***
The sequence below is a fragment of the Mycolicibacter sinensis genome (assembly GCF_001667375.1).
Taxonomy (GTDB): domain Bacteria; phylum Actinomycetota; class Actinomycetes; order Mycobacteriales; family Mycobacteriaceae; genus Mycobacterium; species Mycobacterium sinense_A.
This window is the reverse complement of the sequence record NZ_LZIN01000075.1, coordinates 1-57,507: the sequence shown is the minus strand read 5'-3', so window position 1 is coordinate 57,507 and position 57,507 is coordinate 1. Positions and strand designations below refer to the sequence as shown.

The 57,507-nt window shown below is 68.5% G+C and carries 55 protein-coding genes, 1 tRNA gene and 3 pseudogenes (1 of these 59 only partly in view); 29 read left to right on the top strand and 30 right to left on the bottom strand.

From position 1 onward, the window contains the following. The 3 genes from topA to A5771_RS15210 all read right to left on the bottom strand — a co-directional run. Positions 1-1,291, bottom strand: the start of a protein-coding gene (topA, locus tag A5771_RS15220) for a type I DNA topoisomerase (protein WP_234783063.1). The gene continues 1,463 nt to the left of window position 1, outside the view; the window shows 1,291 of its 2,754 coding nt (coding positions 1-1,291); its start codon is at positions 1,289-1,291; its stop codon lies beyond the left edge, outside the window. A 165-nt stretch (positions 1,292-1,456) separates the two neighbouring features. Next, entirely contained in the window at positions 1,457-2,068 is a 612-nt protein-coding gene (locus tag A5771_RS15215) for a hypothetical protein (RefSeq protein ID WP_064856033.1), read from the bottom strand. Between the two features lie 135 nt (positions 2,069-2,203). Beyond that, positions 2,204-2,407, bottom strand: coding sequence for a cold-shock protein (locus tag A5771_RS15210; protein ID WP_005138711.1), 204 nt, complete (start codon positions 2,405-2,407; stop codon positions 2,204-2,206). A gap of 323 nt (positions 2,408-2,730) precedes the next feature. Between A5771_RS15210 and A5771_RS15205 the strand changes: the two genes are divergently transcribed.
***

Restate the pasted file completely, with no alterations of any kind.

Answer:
The sequence below is a fragment of the Mycolicibacter sinensis genome (assembly GCF_001667375.1).
Taxonomy (GTDB): domain Bacteria; phylum Actinomycetota; class Actinomycetes; order Mycobacteriales; family Mycobacteriaceae; genus Mycobacterium; species Mycobacterium sinense_A.
This window is the reverse complement of the sequence record NZ_LZIN01000075.1, coordinates 1-57,507: the sequence shown is the minus strand read 5'-3', so window position 1 is coordinate 57,507 and position 57,507 is coordinate 1. Positions and strand designations below refer to the sequence as shown.

The 57,507-nt window shown below is 68.5% G+C and carries 55 protein-coding genes, 1 tRNA gene and 3 pseudogenes (1 of these 59 only partly in view); 29 read left to right on the top strand and 30 right to left on the bottom strand.

From position 1 onward, the window contains the following. The 3 genes from topA to A5771_RS15210 all read right to left on the bottom strand — a co-directional run. Positions 1-1,291, bottom strand: the start of a protein-coding gene (topA, locus tag A5771_RS15220) for a type I DNA topoisomerase (protein WP_234783063.1). The gene continues 1,463 nt to the left of window position 1, outside the view; the window shows 1,291 of its 2,754 coding nt (coding positions 1-1,291); its start codon is at positions 1,289-1,291; its stop codon lies beyond the left edge, outside the window. A 165-nt stretch (positions 1,292-1,456) separates the two neighbouring features. Next, entirely contained in the window at positions 1,457-2,068 is a 612-nt protein-coding gene (locus tag A5771_RS15215) for a hypothetical protein (RefSeq protein ID WP_064856033.1), read from the bottom strand. Between the two features lie 135 nt (positions 2,069-2,203). Beyond that, positions 2,204-2,407, bottom strand: coding sequence for a cold-shock protein (locus tag A5771_RS15210; protein ID WP_005138711.1), 204 nt, complete (start codon positions 2,405-2,407; stop codon positions 2,204-2,206). A gap of 323 nt (positions 2,408-2,730) precedes the next feature. Between A5771_RS15210 and A5771_RS15205 the strand changes: the two genes are divergently transcribed.